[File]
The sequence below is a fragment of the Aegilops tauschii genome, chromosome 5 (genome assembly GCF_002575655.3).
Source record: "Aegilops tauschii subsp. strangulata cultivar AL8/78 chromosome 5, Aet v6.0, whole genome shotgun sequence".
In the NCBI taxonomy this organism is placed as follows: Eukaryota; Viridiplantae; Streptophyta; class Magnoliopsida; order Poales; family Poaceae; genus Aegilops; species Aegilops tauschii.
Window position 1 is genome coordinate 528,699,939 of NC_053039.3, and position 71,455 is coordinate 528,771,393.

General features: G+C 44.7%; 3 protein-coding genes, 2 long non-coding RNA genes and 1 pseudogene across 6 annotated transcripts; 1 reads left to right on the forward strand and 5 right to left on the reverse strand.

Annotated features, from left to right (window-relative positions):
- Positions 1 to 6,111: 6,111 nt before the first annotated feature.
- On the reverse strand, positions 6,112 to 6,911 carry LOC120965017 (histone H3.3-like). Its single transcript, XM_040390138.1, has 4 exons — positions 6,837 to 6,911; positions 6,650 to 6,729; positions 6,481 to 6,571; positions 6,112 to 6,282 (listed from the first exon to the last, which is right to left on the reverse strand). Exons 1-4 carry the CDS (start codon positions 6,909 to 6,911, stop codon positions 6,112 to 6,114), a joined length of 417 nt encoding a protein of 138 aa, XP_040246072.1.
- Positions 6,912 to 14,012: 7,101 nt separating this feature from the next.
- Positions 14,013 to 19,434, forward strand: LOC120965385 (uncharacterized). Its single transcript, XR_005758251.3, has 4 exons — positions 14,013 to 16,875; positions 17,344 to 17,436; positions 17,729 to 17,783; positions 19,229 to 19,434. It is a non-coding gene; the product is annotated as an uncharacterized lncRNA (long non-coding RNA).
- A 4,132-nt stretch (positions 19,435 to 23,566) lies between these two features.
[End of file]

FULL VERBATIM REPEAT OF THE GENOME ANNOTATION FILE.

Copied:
The sequence below is a fragment of the Aegilops tauschii genome, chromosome 5 (genome assembly GCF_002575655.3).
Source record: "Aegilops tauschii subsp. strangulata cultivar AL8/78 chromosome 5, Aet v6.0, whole genome shotgun sequence".
In the NCBI taxonomy this organism is placed as follows: Eukaryota; Viridiplantae; Streptophyta; class Magnoliopsida; order Poales; family Poaceae; genus Aegilops; species Aegilops tauschii.
Window position 1 is genome coordinate 528,699,939 of NC_053039.3, and position 71,455 is coordinate 528,771,393.

General features: G+C 44.7%; 3 protein-coding genes, 2 long non-coding RNA genes and 1 pseudogene across 6 annotated transcripts; 1 reads left to right on the forward strand and 5 right to left on the reverse strand.

Annotated features, from left to right (window-relative positions):
- Positions 1 to 6,111: 6,111 nt before the first annotated feature.
- On the reverse strand, positions 6,112 to 6,911 carry LOC120965017 (histone H3.3-like). Its single transcript, XM_040390138.1, has 4 exons — positions 6,837 to 6,911; positions 6,650 to 6,729; positions 6,481 to 6,571; positions 6,112 to 6,282 (listed from the first exon to the last, which is right to left on the reverse strand). Exons 1-4 carry the CDS (start codon positions 6,909 to 6,911, stop codon positions 6,112 to 6,114), a joined length of 417 nt encoding a protein of 138 aa, XP_040246072.1.
- Positions 6,912 to 14,012: 7,101 nt separating this feature from the next.
- Positions 14,013 to 19,434, forward strand: LOC120965385 (uncharacterized). Its single transcript, XR_005758251.3, has 4 exons — positions 14,013 to 16,875; positions 17,344 to 17,436; positions 17,729 to 17,783; positions 19,229 to 19,434. It is a non-coding gene; the product is annotated as an uncharacterized lncRNA (long non-coding RNA).
- A 4,132-nt stretch (positions 19,435 to 23,566) lies between these two features.